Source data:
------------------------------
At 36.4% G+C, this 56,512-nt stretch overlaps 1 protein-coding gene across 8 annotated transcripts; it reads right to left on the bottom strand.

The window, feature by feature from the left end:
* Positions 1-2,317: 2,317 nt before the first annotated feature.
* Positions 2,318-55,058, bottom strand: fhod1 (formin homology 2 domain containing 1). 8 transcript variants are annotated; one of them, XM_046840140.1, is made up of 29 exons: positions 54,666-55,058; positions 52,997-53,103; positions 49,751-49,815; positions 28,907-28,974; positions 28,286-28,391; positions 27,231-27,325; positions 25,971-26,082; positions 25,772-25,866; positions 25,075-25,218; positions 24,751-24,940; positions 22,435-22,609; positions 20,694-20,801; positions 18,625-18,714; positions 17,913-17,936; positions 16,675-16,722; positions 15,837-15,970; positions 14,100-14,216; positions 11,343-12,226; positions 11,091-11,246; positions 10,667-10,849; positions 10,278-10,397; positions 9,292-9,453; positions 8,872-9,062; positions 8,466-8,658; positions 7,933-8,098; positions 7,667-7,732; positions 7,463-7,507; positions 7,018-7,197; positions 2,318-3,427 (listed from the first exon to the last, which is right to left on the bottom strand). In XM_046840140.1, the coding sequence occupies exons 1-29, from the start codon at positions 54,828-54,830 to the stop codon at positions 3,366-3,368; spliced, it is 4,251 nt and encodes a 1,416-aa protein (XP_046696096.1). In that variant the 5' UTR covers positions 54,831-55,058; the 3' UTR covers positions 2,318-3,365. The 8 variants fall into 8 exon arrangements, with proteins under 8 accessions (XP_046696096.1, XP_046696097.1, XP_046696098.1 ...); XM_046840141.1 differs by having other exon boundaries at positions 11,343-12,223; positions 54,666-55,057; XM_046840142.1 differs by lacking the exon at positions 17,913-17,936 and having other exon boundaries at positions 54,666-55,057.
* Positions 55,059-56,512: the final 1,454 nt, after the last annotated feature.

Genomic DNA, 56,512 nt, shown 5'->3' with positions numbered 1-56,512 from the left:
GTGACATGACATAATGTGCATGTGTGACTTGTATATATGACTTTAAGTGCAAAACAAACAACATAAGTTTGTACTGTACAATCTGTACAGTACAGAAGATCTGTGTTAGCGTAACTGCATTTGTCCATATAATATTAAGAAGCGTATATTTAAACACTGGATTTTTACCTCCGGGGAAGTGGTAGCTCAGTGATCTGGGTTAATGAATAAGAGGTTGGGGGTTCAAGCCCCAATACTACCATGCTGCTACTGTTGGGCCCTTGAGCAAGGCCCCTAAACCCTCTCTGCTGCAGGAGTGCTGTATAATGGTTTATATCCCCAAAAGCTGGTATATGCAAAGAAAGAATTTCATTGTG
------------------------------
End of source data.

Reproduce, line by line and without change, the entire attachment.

At 36.4% G+C, this 56,512-nt stretch overlaps 1 protein-coding gene across 8 annotated transcripts; it reads right to left on the bottom strand.

The window, feature by feature from the left end:
* Positions 1-2,317: 2,317 nt before the first annotated feature.
* Positions 2,318-55,058, bottom strand: fhod1 (formin homology 2 domain containing 1). 8 transcript variants are annotated; one of them, XM_046840140.1, is made up of 29 exons: positions 54,666-55,058; positions 52,997-53,103; positions 49,751-49,815; positions 28,907-28,974; positions 28,286-28,391; positions 27,231-27,325; positions 25,971-26,082; positions 25,772-25,866; positions 25,075-25,218; positions 24,751-24,940; positions 22,435-22,609; positions 20,694-20,801; positions 18,625-18,714; positions 17,913-17,936; positions 16,675-16,722; positions 15,837-15,970; positions 14,100-14,216; positions 11,343-12,226; positions 11,091-11,246; positions 10,667-10,849; positions 10,278-10,397; positions 9,292-9,453; positions 8,872-9,062; positions 8,466-8,658; positions 7,933-8,098; positions 7,667-7,732; positions 7,463-7,507; positions 7,018-7,197; positions 2,318-3,427 (listed from the first exon to the last, which is right to left on the bottom strand). In XM_046840140.1, the coding sequence occupies exons 1-29, from the start codon at positions 54,828-54,830 to the stop codon at positions 3,366-3,368; spliced, it is 4,251 nt and encodes a 1,416-aa protein (XP_046696096.1). In that variant the 5' UTR covers positions 54,831-55,058; the 3' UTR covers positions 2,318-3,365. The 8 variants fall into 8 exon arrangements, with proteins under 8 accessions (XP_046696096.1, XP_046696097.1, XP_046696098.1 ...); XM_046840141.1 differs by having other exon boundaries at positions 11,343-12,223; positions 54,666-55,057; XM_046840142.1 differs by lacking the exon at positions 17,913-17,936 and having other exon boundaries at positions 54,666-55,057.
* Positions 55,059-56,512: the final 1,454 nt, after the last annotated feature.

Genomic DNA, 56,512 nt, shown 5'->3' with positions numbered 1-56,512 from the left:
GTGACATGACATAATGTGCATGTGTGACTTGTATATATGACTTTAAGTGCAAAACAAACAACATAAGTTTGTACTGTACAATCTGTACAGTACAGAAGATCTGTGTTAGCGTAACTGCATTTGTCCATATAATATTAAGAAGCGTATATTTAAACACTGGATTTTTACCTCCGGGGAAGTGGTAGCTCAGTGATCTGGGTTAATGAATAAGAGGTTGGGGGTTCAAGCCCCAATACTACCATGCTGCTACTGTTGGGCCCTTGAGCAAGGCCCCTAAACCCTCTCTGCTGCAGGAGTGCTGTATAATGGTTTATATCCCCAAAAGCTGGTATATGCAAAGAAAGAATTTCATTGTG